Earnings Forecasts: Voodoo Science, Pt 1 of 2
NEW YORK ( TheStreet) -- The IMF just updated its forecasts for growth. Once again developing countries in Asia, Latin America and Africa are outpacing the U.S. and Europe by two, three and four times. Of course, U.S. corporations are extending their operations in developing countries. However, what is good for growth is bad for the accuracy of annual or quarterly earnings forecasts. There are multiple reasons for this.
For many CFOs, it will simply stretch their capabilities to accurately forecast the financial impact of big threats, like militant uprisings, surprise regulations, or social unrest in the markets served. In part, the challenge is media censorship. In part, it is the challenge of estimating the risk of the unimaginable. Remember the destruction to Fonterra's (NZ) financials and brand? It was a result from a joint venture with state-owned Sanlu, which was operating under the directives of China's Propaganda Department to conceal the devastation from contaminated milk products.
In the early 2000s, pundits talked about political risk like it had been relegated to history. Then Venezuela, Argentina and Bolivia surprised some foreign corporate guests with industry nationalizations, and Venezuela, Belarus, and Ethiopia surprised partners and investors with big currency devaluations.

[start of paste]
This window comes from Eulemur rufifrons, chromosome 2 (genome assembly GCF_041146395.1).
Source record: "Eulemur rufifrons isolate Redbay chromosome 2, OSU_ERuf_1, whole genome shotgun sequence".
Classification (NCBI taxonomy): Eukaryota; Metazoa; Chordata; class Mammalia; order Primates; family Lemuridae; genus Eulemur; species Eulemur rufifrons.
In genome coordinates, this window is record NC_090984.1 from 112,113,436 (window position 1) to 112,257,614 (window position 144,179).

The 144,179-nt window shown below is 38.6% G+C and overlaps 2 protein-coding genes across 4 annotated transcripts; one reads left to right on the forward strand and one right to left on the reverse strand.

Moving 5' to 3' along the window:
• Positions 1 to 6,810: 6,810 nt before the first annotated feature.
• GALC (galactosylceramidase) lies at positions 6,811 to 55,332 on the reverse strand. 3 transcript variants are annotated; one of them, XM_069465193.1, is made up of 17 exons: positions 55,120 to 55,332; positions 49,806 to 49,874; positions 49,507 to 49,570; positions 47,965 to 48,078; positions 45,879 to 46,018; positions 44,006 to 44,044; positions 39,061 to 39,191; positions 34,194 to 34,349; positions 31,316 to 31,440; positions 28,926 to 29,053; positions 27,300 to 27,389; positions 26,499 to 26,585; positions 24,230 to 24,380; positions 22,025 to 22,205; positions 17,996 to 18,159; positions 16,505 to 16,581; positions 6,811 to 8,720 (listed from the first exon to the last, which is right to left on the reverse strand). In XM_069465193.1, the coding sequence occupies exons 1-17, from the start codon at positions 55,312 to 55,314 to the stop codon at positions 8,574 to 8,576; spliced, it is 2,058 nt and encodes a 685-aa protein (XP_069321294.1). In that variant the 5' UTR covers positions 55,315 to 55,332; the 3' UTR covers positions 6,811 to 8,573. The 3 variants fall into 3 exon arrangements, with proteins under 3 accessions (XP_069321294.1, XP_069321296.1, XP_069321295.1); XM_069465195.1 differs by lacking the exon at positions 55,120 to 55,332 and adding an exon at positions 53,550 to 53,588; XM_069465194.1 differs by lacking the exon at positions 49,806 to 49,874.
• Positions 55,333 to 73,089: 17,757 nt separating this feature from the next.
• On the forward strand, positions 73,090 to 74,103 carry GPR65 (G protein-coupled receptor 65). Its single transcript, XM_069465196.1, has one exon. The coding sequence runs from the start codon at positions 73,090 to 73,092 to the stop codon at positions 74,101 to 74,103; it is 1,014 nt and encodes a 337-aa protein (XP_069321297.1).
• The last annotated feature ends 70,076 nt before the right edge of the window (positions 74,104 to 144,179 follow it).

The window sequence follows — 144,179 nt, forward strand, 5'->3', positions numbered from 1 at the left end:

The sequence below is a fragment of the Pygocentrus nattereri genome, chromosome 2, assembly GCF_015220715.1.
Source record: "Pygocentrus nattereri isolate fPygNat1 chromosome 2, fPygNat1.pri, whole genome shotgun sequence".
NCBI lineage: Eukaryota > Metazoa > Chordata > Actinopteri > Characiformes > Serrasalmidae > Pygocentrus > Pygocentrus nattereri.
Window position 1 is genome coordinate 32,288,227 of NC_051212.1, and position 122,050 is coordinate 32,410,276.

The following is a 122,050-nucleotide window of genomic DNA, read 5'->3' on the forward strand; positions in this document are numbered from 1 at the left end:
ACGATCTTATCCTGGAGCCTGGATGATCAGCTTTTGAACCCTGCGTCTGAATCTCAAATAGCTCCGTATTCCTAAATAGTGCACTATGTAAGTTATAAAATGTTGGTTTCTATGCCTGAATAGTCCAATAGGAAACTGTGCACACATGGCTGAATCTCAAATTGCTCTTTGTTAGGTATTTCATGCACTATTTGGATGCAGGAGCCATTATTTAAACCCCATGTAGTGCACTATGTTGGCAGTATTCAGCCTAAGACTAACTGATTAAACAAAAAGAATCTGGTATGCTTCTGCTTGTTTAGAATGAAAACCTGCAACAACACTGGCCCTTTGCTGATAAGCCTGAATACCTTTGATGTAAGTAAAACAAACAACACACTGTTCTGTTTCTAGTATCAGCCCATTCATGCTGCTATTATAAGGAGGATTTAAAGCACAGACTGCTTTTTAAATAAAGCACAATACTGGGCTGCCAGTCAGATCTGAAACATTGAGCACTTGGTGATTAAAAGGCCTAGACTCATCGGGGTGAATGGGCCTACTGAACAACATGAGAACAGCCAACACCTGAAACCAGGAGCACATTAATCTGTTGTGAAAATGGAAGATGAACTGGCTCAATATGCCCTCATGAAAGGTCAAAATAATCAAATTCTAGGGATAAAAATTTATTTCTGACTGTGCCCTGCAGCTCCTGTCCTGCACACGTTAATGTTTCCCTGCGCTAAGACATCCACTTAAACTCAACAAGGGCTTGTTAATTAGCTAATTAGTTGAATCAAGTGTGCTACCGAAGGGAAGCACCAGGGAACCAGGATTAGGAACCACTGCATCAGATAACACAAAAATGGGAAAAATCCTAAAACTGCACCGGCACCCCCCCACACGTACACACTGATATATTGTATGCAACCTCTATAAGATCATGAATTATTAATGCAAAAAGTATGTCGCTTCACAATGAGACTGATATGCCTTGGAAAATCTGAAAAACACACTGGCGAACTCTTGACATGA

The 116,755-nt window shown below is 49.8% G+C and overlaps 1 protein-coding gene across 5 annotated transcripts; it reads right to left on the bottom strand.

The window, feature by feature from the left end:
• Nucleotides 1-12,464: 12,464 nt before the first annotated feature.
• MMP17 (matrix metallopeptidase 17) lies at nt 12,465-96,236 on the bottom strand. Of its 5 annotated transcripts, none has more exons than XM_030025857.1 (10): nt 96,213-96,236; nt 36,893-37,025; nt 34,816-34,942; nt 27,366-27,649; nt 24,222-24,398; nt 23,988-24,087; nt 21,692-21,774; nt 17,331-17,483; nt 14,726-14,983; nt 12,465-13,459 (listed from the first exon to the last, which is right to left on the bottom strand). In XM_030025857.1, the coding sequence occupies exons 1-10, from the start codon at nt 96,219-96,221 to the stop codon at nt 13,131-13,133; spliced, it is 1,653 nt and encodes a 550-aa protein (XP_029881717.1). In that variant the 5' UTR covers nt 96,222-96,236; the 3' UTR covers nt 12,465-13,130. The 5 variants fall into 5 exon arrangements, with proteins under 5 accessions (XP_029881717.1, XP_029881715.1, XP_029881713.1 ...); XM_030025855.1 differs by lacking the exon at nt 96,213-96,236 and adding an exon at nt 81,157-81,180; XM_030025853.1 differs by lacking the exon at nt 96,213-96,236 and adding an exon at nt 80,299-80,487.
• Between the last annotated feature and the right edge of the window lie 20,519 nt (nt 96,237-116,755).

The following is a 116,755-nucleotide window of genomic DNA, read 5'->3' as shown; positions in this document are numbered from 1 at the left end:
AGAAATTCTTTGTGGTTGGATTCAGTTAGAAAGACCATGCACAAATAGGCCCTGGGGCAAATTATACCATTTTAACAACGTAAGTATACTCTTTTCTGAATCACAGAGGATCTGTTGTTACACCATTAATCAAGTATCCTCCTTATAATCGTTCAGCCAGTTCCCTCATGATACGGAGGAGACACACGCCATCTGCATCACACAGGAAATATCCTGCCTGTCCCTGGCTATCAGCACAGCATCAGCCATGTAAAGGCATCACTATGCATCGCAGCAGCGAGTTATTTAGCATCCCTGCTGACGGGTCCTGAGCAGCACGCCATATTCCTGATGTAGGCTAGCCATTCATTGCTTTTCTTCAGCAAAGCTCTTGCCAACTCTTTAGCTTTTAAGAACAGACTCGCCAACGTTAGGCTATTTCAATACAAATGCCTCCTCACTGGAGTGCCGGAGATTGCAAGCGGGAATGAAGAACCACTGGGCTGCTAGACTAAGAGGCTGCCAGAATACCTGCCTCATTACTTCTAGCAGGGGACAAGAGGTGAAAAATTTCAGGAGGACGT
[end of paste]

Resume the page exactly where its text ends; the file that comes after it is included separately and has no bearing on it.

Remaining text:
It's easy to spring big government-action surprises for the 20+ governments headed by super presidents, like Russia, supreme or paramount leaders, like China, or all-powerful monarchs, like the six nations in the Gulf Cooperation Council. Not only can decisions be made fast, the media is tightly controlled.
In the U.S., there are advance warnings of impending government actions. Some that bring joy are U.S. trade sanctions. But sanctions are quid pro quo. In the past five years, for each complaint filed by the U.S. with the WTO, one has been filed in return.
Last year, the U.S. went after China's solar panel industry. It was good news for domestic solar panel makers, but bad news for domestic producers of polysilicon, because China threatened tariffs on their products. Last year, when the U.S. filed a trade dispute threatening sanctions against Chinese auto parts exporters, China responded the same day with increased tariffs on autos from the Big Three.
The U.S. is a world-beater when it comes to flexible labor regulations. If a business needs to trim back costs to meet projections, it's relatively easy and cheap to do this with a large layoff, or closing down a business. In many countries, this option won't be easy or cheap, and it may not be permitted at all.
Then there is the unexpected. This year Anglo American (AAL.L), following South African labor regulations, announced an impending mass layoff. The South African government countered with a threat to revoke its license to mine.